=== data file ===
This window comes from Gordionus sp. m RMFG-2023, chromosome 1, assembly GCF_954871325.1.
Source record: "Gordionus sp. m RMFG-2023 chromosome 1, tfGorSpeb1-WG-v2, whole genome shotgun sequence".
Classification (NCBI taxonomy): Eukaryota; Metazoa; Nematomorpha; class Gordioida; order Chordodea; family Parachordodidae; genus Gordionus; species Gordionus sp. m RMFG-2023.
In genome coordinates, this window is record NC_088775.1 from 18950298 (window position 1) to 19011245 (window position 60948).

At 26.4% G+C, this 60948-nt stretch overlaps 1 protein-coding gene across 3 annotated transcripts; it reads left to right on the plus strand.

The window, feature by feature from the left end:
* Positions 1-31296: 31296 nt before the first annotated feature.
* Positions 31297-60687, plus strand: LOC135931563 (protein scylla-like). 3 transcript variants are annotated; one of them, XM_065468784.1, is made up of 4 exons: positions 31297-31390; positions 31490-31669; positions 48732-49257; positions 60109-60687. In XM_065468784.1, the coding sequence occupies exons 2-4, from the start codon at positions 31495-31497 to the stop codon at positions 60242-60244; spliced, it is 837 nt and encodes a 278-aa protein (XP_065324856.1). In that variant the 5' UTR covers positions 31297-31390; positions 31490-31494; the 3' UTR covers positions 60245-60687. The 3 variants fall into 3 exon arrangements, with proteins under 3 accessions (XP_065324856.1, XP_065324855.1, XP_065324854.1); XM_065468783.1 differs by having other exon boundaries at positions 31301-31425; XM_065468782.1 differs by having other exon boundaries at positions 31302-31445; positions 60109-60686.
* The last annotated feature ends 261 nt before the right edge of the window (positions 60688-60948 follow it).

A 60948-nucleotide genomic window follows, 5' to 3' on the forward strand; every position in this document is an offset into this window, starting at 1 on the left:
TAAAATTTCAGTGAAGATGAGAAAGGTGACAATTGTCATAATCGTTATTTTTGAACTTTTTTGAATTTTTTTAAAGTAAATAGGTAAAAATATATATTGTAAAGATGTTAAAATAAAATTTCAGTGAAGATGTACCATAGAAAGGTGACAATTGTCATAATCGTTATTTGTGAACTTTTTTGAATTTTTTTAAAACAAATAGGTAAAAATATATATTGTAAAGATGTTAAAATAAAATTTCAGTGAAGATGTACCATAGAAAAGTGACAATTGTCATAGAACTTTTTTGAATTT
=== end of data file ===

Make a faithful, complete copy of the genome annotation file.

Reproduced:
This window comes from Gordionus sp. m RMFG-2023, chromosome 1, assembly GCF_954871325.1.
Source record: "Gordionus sp. m RMFG-2023 chromosome 1, tfGorSpeb1-WG-v2, whole genome shotgun sequence".
Classification (NCBI taxonomy): Eukaryota; Metazoa; Nematomorpha; class Gordioida; order Chordodea; family Parachordodidae; genus Gordionus; species Gordionus sp. m RMFG-2023.
In genome coordinates, this window is record NC_088775.1 from 18950298 (window position 1) to 19011245 (window position 60948).

At 26.4% G+C, this 60948-nt stretch overlaps 1 protein-coding gene across 3 annotated transcripts; it reads left to right on the plus strand.

The window, feature by feature from the left end:
* Positions 1-31296: 31296 nt before the first annotated feature.
* Positions 31297-60687, plus strand: LOC135931563 (protein scylla-like). 3 transcript variants are annotated; one of them, XM_065468784.1, is made up of 4 exons: positions 31297-31390; positions 31490-31669; positions 48732-49257; positions 60109-60687. In XM_065468784.1, the coding sequence occupies exons 2-4, from the start codon at positions 31495-31497 to the stop codon at positions 60242-60244; spliced, it is 837 nt and encodes a 278-aa protein (XP_065324856.1). In that variant the 5' UTR covers positions 31297-31390; positions 31490-31494; the 3' UTR covers positions 60245-60687. The 3 variants fall into 3 exon arrangements, with proteins under 3 accessions (XP_065324856.1, XP_065324855.1, XP_065324854.1); XM_065468783.1 differs by having other exon boundaries at positions 31301-31425; XM_065468782.1 differs by having other exon boundaries at positions 31302-31445; positions 60109-60686.
* The last annotated feature ends 261 nt before the right edge of the window (positions 60688-60948 follow it).

A 60948-nucleotide genomic window follows, 5' to 3' on the forward strand; every position in this document is an offset into this window, starting at 1 on the left:
TAAAATTTCAGTGAAGATGAGAAAGGTGACAATTGTCATAATCGTTATTTTTGAACTTTTTTGAATTTTTTTAAAGTAAATAGGTAAAAATATATATTGTAAAGATGTTAAAATAAAATTTCAGTGAAGATGTACCATAGAAAGGTGACAATTGTCATAATCGTTATTTGTGAACTTTTTTGAATTTTTTTAAAACAAATAGGTAAAAATATATATTGTAAAGATGTTAAAATAAAATTTCAGTGAAGATGTACCATAGAAAAGTGACAATTGTCATAGAACTTTTTTGAATTT